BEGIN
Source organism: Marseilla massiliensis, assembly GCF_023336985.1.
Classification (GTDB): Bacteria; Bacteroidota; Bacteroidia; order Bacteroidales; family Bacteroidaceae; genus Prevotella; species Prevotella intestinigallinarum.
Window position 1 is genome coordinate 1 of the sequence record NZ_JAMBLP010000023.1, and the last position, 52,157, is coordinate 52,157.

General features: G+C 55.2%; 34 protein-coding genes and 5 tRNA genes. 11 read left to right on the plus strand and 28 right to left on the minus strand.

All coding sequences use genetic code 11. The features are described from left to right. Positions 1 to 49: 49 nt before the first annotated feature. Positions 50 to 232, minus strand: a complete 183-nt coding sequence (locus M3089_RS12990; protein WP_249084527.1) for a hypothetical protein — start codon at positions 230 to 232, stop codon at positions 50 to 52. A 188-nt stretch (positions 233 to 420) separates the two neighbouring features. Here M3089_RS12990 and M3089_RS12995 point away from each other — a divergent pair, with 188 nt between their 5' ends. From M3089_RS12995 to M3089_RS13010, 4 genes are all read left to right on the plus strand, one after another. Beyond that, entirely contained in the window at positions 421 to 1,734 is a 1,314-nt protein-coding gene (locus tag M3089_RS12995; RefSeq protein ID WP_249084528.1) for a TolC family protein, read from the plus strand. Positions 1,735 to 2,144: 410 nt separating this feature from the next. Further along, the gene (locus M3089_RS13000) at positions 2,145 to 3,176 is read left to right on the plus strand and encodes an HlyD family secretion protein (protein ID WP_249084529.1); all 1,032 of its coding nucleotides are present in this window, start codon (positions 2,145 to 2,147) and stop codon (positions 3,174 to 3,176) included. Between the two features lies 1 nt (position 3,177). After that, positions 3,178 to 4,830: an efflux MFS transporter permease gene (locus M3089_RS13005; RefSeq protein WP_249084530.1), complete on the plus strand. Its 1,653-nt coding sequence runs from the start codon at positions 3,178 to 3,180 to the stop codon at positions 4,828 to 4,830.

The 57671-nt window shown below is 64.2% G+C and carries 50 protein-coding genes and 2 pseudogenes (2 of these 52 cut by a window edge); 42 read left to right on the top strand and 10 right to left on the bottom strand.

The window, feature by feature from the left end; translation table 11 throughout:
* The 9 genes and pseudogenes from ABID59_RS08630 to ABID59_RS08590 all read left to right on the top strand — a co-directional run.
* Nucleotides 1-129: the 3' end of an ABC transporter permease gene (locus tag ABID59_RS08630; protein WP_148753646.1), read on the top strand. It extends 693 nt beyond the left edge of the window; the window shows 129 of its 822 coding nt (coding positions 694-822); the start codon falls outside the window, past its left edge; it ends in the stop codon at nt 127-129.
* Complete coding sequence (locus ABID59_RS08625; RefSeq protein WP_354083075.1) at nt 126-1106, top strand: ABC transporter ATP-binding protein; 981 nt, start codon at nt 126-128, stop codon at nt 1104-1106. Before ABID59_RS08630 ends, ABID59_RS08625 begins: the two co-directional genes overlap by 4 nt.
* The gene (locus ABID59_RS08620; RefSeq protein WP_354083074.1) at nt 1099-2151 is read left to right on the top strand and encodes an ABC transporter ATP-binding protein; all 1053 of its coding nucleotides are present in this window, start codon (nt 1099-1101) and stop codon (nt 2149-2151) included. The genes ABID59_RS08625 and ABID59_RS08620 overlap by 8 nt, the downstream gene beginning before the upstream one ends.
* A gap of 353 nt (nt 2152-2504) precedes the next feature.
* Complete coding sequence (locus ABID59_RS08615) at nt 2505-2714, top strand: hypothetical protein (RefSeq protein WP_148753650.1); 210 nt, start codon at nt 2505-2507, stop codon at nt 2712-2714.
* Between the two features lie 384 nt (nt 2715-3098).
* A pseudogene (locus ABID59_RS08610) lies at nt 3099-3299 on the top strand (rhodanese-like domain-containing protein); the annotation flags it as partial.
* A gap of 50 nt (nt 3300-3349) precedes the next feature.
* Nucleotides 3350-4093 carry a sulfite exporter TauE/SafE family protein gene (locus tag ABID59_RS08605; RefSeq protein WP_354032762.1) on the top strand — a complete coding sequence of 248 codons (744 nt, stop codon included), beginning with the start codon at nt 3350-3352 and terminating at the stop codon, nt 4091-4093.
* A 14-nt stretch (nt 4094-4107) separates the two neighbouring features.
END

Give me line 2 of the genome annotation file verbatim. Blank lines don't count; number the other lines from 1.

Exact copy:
Classification (GTDB): Bacteria; Bacteroidota; Bacteroidia; order Bacteroidales; family Bacteroidaceae; genus Prevotella; species Prevotella intestinigallinarum.